CHENNAI:Fifteen-year-old Vijay looks on intently as his uncle Srinivas shaves the beard of his first customer of the day. Vijay, lean and unusually short for his age, says he wants to have 300 regular customers like his uncle someday. Srinivas, from the barber caste, forces a smile to make sure he doesn’t kill his nephew's positivity and enthusiasm.
“Things have changed drastically since I started my first salon 18 years ago,” Srinivas says in private, explaining that Vijay won’t achieve his level of growth if he merely follows in Srinivas' footsteps. Thirty-six-year-old Srinivas, a Maruthuvar, migrated from Peranambakkam village in Tiruvannamalai district in 1996. He now owns three small salons in Selaiyur. “The barber caste prioritise accuracy but most customers just want a cool salon with a nice ambience for selfies,” he says.
N Bhaskaran, another barber from the caste, who has a shop near Medavakkam agrees with Srinivas. He is the joint secretary of a barbers’ association. Bhaskaran claims that salon chains have started eating into their middle-class customer base.
“When salon chains like Naturals and Green Trends came up, they took the high class but now even the middle class are going there to just prove a point,” he says, claiming that going to a chain salon has become a status symbol.
When the barber caste realised they couldn’t compete with salon chains, some decided to join them. Srinivas says most of those who became salon franchises failed. “My brother-in-law opened a top salon chain franchise but failed miserably,” shares Srinivas, hinting that there is more at play than just colourful lights, brand image and heavy investment.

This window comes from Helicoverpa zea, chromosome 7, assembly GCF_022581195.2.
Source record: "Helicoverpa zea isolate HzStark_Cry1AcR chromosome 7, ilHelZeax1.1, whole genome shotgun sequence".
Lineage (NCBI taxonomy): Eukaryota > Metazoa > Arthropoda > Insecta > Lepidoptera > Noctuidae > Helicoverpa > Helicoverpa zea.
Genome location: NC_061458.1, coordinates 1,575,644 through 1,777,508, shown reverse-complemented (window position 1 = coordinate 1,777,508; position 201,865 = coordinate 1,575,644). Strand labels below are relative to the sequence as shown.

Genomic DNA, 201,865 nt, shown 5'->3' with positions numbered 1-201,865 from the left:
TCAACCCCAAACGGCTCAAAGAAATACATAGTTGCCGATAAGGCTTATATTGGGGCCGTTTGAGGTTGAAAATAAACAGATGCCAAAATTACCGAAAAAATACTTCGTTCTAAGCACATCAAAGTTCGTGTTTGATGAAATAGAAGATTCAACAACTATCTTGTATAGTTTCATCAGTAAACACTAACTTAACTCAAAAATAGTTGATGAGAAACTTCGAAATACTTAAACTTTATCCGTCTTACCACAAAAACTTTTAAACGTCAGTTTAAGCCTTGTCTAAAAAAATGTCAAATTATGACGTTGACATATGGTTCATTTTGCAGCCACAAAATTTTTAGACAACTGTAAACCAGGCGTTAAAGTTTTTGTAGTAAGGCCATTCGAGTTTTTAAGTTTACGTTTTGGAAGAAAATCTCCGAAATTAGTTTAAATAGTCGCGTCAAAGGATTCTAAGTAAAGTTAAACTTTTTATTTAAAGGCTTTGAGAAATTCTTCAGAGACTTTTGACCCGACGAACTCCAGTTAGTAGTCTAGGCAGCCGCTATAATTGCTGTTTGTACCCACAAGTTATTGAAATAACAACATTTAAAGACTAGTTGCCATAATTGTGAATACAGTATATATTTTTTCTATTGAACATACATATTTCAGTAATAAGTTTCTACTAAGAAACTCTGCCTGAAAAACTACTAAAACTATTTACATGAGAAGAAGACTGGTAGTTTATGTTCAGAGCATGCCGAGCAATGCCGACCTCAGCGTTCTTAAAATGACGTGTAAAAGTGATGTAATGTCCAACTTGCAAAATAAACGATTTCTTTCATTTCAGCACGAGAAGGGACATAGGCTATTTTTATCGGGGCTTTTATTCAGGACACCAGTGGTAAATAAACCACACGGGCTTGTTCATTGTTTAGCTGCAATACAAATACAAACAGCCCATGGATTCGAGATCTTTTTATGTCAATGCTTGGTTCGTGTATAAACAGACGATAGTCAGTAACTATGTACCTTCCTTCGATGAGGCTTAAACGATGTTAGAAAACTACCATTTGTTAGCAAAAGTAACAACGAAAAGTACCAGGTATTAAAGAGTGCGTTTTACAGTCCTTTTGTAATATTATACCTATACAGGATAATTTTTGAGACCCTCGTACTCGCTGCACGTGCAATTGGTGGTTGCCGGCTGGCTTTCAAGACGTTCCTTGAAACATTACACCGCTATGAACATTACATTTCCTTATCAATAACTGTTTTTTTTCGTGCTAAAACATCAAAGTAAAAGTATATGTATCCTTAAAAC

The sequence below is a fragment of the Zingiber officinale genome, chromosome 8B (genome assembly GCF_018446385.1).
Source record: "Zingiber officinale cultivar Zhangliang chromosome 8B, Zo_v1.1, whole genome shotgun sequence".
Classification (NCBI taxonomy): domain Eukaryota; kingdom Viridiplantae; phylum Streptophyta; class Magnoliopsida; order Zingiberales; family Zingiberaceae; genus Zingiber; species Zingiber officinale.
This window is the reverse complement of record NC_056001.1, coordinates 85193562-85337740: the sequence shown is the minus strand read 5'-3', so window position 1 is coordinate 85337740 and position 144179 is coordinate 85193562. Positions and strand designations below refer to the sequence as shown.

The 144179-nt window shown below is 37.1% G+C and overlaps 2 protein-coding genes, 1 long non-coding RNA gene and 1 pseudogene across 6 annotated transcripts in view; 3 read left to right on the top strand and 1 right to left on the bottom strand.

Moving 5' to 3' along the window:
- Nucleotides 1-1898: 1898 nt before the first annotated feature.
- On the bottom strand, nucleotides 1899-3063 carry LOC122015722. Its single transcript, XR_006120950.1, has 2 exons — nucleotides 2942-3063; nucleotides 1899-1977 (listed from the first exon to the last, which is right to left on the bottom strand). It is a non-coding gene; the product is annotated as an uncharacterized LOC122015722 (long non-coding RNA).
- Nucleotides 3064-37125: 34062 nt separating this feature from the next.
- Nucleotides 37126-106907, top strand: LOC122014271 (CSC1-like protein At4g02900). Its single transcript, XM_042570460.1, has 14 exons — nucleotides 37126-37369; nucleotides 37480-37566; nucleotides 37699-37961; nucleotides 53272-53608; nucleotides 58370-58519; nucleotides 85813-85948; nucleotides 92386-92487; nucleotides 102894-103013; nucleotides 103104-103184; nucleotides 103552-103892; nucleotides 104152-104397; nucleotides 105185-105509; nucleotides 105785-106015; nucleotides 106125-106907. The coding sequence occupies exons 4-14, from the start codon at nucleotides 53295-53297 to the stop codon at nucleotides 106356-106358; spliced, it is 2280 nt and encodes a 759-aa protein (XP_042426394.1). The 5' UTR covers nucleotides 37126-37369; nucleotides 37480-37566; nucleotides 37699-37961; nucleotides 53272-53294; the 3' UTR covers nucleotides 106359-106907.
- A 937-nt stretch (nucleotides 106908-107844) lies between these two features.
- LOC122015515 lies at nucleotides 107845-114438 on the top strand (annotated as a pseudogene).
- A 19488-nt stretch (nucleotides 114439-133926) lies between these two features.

Franklin D, who was a manager at salon franchise in Vanagaram says that franchise owners also prefer a workforce from the Northeast because they look good and can also be exploited.A few salon franchise owners contacted by Express deny these allegations and claim that more North Easterners go for hairstyling courses and they can only hire people with a qualified diploma. “We hire anybody with the right qualifications,” said a salon chain franchise owner from Velachery, not denying that barbers' appearance and looks also matter to the overall growth of the franchise.
Srinivas is shielding Vijay, his thirtieth apprentice, from the realities of the hairstyling business for now. But he says, at some point his “above average” student will have to realise that he will have to make do with a small shop playing songs from yesteryear and not dream of owning a big salon chain, much less working for it.
Exotic salon experience
According to a few former managers at top salons, the key is not in the accuracy of haircuts, fancy lights or branding. It is all about giving the customer an exotic experience — employing barbers who don’t resemble the barbers they had been frequenting. Salon franchisees prefer employees from the North East because they look stylish. “However, most people from the Maruthuvar and Navithar caste are usually dark and don’t look stylish enough,” says Srinivas.